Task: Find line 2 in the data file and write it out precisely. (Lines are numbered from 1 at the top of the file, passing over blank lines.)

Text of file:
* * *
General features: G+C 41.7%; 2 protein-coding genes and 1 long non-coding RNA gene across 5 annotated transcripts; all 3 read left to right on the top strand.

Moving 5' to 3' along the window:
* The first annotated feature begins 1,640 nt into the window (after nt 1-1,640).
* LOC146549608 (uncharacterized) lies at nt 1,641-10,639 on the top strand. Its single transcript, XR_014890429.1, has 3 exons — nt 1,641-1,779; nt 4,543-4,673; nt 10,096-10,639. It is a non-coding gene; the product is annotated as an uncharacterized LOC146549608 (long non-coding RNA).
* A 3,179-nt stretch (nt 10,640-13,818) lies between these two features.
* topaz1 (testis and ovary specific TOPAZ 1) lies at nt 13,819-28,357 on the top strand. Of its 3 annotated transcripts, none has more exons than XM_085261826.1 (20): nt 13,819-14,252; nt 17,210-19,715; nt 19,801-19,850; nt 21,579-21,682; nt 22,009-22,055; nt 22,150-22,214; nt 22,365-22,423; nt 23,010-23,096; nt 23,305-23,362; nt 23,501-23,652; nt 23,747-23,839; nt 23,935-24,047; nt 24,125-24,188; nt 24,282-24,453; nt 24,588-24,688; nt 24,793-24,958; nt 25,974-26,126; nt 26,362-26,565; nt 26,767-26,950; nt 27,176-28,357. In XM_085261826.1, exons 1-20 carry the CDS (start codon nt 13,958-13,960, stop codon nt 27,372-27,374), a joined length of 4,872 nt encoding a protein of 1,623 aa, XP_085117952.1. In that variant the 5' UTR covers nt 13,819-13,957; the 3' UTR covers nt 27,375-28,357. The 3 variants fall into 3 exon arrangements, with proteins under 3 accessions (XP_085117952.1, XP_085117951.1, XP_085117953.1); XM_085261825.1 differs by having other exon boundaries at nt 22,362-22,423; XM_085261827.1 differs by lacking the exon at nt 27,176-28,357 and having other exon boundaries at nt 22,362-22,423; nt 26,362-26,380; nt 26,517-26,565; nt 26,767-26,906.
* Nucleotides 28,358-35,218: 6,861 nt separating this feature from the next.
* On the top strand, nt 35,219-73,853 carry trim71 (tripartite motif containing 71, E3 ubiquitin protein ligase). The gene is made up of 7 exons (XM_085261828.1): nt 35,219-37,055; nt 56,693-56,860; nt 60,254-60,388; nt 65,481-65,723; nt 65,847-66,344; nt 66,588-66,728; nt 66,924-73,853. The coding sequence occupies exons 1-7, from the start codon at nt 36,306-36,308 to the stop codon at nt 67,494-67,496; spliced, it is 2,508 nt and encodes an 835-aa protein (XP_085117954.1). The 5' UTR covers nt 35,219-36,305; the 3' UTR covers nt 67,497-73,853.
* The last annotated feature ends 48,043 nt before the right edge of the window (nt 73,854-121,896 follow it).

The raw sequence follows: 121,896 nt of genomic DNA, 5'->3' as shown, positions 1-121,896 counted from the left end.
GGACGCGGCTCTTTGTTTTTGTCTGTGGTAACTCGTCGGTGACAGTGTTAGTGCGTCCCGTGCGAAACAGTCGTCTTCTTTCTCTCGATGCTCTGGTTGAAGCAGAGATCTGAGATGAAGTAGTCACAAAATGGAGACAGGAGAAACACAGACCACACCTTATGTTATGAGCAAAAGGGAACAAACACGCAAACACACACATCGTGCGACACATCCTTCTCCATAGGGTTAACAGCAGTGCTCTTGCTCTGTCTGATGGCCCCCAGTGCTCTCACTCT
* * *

Moving 5' to 3' along the window: